Reset the conversation

Conversations about improving Penticton require more listening and less knee-jerk reactions.

With social media poking into every corner of our lives, we probably communicate more than ever before. The problem is, are we listening?

The fate of Skaha Lake Park has divided this community for more than a year, and while there will be a task force of community members investigating the future of Memorial Arena, it does have the potential to be as troublesome.

One local man, Ron Smuin, tried to start a different conversation on Facebook, saying that he and other community members are tired of endless comments saying nothing good is happening in Penticton, along with accusations some people oppose everything that might improve the city.

“I am tired of senior bashing, I am tired of repeated, vague allegations, I am tired of faulty analogies and comparisons, I am tired of profanity and negativity,” wrote Smuin. “I, and many others like me, want to conduct a reasoned, respectful, logical discussion.”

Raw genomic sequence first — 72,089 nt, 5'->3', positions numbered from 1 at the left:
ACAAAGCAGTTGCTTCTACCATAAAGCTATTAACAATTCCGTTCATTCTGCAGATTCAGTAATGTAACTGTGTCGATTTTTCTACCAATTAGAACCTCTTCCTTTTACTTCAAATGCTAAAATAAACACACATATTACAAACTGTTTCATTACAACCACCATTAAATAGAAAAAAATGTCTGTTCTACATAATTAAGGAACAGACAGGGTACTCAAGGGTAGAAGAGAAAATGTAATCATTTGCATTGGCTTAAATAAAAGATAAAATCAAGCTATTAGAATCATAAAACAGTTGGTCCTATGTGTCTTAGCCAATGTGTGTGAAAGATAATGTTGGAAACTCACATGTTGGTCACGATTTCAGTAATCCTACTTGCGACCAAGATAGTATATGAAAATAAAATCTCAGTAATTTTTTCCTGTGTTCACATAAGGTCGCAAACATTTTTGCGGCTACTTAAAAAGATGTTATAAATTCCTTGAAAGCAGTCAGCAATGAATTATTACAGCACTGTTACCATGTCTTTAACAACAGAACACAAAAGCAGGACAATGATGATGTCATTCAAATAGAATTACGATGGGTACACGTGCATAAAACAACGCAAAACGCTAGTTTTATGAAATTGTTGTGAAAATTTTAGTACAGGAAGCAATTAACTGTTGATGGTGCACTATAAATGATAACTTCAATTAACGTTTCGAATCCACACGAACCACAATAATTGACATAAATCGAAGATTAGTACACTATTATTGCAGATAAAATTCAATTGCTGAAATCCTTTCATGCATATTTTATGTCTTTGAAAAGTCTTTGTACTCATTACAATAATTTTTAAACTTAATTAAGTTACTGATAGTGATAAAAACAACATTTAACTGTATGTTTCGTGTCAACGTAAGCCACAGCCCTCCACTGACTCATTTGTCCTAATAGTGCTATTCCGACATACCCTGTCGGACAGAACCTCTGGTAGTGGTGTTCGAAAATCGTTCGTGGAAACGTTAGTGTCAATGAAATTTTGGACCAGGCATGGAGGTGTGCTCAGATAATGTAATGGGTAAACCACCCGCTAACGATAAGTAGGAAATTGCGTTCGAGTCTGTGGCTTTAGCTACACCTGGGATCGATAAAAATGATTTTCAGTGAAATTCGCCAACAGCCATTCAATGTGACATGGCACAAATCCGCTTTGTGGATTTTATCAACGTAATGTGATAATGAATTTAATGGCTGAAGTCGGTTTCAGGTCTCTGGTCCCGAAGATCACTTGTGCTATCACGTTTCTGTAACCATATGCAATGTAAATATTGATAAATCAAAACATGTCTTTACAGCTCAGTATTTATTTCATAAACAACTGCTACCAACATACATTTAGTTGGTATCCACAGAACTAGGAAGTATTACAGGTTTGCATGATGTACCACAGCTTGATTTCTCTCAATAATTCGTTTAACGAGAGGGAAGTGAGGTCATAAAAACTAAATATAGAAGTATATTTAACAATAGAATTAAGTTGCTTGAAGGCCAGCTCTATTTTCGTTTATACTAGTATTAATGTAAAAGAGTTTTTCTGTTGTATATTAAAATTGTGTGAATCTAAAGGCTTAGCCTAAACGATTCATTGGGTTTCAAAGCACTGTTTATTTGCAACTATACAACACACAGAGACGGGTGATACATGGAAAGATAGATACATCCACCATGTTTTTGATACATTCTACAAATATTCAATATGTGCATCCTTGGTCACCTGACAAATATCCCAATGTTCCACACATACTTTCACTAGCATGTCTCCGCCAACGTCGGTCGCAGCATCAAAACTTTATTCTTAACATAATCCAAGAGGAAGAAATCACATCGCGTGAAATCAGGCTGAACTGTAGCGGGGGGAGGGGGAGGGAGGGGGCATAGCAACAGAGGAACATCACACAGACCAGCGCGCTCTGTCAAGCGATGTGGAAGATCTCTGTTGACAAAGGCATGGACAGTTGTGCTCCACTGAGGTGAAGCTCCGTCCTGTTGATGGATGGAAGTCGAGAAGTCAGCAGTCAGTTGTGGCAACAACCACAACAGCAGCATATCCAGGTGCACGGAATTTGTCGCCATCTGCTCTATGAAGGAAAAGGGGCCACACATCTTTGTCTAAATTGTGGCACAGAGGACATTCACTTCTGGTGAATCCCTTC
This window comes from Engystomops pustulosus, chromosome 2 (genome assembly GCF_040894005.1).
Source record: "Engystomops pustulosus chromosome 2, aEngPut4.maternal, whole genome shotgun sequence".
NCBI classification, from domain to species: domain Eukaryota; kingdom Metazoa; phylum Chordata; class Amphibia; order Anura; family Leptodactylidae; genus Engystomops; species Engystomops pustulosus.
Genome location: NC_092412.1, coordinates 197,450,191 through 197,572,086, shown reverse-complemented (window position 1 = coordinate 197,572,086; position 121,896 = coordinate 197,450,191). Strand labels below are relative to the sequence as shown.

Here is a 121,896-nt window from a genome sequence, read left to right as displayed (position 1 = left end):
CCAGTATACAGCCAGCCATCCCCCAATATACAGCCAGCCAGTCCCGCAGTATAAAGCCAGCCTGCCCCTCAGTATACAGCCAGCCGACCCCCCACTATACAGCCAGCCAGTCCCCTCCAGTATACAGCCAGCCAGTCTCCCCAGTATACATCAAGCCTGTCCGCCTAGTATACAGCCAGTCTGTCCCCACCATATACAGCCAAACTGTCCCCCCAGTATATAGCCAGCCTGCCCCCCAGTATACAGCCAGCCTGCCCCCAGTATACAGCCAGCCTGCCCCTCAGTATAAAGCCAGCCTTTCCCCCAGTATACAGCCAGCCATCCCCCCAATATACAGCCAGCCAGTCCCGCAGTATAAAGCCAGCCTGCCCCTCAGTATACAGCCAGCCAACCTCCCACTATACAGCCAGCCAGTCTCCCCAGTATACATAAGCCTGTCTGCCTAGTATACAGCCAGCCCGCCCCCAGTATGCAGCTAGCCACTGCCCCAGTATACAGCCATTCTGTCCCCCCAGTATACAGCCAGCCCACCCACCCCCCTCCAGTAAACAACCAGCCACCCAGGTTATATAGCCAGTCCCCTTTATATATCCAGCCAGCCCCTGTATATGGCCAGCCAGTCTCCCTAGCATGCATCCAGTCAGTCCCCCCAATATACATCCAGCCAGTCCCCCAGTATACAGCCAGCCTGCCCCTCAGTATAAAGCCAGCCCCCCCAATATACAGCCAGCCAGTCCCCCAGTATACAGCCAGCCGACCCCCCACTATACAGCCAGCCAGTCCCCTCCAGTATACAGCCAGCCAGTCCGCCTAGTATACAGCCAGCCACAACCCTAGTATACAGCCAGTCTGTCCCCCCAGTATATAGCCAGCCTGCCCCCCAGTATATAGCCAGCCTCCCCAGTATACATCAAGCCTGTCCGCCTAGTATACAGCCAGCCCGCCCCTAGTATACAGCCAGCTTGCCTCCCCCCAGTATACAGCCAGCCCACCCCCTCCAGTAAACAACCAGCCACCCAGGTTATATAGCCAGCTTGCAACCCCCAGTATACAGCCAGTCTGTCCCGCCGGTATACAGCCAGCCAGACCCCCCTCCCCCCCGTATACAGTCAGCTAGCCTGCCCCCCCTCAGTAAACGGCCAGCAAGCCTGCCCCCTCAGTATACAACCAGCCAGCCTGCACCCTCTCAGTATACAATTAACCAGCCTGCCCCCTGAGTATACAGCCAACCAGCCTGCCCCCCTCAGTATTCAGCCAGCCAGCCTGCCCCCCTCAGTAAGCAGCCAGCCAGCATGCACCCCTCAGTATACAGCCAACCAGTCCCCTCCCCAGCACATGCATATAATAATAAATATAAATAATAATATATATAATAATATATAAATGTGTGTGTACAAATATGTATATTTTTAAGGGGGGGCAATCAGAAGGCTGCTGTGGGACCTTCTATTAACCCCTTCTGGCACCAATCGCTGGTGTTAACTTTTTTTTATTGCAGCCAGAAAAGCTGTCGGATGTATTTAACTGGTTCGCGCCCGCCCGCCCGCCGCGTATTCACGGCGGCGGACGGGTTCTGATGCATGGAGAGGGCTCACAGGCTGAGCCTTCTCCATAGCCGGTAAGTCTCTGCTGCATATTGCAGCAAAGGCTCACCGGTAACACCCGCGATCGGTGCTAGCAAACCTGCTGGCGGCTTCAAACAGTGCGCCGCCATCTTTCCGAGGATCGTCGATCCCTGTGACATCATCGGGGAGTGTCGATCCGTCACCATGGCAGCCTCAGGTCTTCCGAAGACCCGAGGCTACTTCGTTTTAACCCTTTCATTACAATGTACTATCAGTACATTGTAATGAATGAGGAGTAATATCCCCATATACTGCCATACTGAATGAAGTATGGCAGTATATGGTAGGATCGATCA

Real conversation is the first step, and listening is the key to that. Not just at the citizen level, where we really need to stop the name-calling and spreading opinion and theories as if they were fact, but also by city council and staff, who are just as guilty of trying to push through their vision of Penticton as any of us.

Right now, the face Penticton is presenting to the world is that of a community that is constantly arguing; hardly an attractive place to move your family or business to. Let’s reset the conversation and start talking about making Penticton a livable community and defining what we need to get there, rather than the grand and somewhat meaningless tagline of vibrant Penticton.

That conversation is wide ranging. It can run from affordable housing to the aging Memorial Arena and many more topics that add up to creating a great place to live.

Social media provides us with a powerful forum to hold this discussion, something city council should participate in along with the residents to help them really understand. What the conversation doesn’t need is knee-jerk reactions to opposing positions, sneering, invective and all the other methods people use to shoot down ideas without ever considering them.

 

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